HCN News & Notes

Samuel Headley Named Karpovich Chair for Wellness at Springfield College

SPRINGFIELD — Springfield College has selected Professor Samuel Headley of the School of Health, Physical Education, and Recreation in the department of Exercise Science as its inaugural recipient of the Karpovich Chair for Wellness at Springfield College. This award honors and supports Headley’s record of scholarship and innovation in exercise science.

It is a competitive, three-year, honorary appointment that promotes interdisciplinary research across health-science fields through the testing of ideas and the creation of new initiatives and practices that have the potential to be brought to scale and lead to a sustainable avenue of scholarship that would be competitive for future external funding. The new chair will pursue collaborative and interdisciplinary scholarship in the area of wellness.

Graduates from the class of 1954 established an endowment in honor of their 50th reunion to recognize Peter Karpovich, a member of the Springfield College faculty from 1927 until 1969. He was a founder the American College of Sports Medicine and is widely considered the father of exercise physiology in the U.S., having published more than 130 journal articles in the field.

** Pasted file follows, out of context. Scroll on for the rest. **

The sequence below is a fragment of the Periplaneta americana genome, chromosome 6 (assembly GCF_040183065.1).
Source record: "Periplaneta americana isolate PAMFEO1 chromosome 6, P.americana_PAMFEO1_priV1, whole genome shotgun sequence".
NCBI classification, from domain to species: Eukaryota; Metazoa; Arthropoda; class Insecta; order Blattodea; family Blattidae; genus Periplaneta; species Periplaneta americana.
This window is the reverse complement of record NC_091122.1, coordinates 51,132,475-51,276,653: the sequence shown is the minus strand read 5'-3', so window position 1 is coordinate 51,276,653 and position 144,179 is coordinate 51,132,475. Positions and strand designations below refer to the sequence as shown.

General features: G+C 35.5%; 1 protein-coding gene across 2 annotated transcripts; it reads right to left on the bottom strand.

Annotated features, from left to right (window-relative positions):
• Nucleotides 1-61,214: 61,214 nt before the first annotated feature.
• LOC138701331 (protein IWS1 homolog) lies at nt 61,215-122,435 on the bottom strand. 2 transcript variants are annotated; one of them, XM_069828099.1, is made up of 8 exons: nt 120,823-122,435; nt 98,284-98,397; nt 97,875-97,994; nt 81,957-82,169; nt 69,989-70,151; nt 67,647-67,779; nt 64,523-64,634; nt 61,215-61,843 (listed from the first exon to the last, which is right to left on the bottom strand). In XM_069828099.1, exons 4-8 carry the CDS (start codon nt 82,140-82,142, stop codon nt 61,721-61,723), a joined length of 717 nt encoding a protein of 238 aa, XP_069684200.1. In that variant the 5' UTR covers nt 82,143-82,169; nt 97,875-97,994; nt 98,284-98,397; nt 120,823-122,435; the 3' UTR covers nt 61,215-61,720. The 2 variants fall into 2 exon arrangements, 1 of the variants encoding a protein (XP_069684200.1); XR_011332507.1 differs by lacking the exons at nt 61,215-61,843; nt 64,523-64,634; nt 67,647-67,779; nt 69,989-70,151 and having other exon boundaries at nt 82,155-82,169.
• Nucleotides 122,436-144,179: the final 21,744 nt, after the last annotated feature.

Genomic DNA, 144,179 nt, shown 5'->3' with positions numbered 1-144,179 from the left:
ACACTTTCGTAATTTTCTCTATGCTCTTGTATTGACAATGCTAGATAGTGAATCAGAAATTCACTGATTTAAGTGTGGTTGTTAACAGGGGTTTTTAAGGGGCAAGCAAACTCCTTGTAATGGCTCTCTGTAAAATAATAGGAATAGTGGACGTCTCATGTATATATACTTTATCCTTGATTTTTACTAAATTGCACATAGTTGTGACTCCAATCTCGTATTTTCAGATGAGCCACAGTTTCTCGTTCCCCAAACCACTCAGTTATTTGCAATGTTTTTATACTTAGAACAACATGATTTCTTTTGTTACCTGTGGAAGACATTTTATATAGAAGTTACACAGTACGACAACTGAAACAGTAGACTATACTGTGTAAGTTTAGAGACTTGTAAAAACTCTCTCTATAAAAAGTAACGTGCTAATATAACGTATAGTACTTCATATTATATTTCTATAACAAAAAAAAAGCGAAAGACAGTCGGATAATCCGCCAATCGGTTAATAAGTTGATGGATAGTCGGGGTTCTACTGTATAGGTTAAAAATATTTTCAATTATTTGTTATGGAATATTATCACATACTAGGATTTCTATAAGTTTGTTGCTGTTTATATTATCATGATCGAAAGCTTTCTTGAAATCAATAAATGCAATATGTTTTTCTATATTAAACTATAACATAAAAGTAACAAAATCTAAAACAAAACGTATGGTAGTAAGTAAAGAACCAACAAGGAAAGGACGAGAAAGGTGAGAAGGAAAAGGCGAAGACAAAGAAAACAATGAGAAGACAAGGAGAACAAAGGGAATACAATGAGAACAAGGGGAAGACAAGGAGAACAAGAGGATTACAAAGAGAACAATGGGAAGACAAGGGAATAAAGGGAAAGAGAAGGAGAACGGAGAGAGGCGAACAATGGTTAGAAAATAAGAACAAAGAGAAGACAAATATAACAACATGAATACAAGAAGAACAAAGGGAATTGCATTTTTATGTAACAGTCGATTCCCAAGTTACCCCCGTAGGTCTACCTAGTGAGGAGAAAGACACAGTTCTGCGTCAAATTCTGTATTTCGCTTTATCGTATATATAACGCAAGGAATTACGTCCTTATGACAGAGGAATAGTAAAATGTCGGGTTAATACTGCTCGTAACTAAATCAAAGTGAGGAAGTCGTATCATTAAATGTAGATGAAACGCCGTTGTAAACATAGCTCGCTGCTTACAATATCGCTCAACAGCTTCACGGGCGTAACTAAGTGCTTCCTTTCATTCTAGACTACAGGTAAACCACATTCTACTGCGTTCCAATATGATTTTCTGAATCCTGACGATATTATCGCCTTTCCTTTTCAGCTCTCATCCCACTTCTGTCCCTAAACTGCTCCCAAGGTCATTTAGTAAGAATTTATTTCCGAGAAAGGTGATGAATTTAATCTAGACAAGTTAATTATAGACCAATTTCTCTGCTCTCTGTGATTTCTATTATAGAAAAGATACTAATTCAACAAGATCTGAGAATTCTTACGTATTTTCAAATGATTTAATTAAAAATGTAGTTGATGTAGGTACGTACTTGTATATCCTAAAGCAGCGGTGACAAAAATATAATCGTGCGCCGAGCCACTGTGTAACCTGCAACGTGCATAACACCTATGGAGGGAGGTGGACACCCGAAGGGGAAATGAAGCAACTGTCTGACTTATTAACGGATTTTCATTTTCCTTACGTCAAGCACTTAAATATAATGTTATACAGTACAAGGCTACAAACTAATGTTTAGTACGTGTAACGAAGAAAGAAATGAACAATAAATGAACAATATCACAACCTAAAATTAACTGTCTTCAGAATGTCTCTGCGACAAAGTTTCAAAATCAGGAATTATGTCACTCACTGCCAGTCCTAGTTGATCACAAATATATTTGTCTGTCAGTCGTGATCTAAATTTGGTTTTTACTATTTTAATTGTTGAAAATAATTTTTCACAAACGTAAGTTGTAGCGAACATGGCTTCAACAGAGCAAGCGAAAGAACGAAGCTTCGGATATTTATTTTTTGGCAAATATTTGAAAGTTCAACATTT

A professor of exercise physiology, Headley joined Springfield College in 1992 as an assistant professor, receiving promotion to associate professor in 1997 and to professor in 2003. He is a fellow of the American College of Sports Medicine and a registered clinical exercise physiologist. He has served as a principal investigator or co-investigator on numerous grants and contracts, including a major award from the National Institutes of Health and, most recently, a contract with Relypsa Inc. to examine nutritional, behavioral, pharmaceutical, and counseling interventions with patients suffering from chronic kidney disease.

As the first Karpovich Chair awardee, Headley will lead a nationwide team of 12 scholars and researchers to delve into the potential interactions of prebiotic supplementation and moderate aerobic exercise training on critical health concerns of chronic kidney-disease patients, ranging from inflammatory responses that predispose kidney patients to premature death due to cardiovascular disease to psychological markers of health and well-being.

“Our group is excited for this opportunity to test our hypotheses because we believe our work has the potential to positively impact upon the lives of patients who have chronic kidney disease,” Headley explained. “The study that we have proposed is the result of the collaborative efforts of members of our research team.” The Karpovich chair comes with a commitment of $40,000 annually over three years to support the project.

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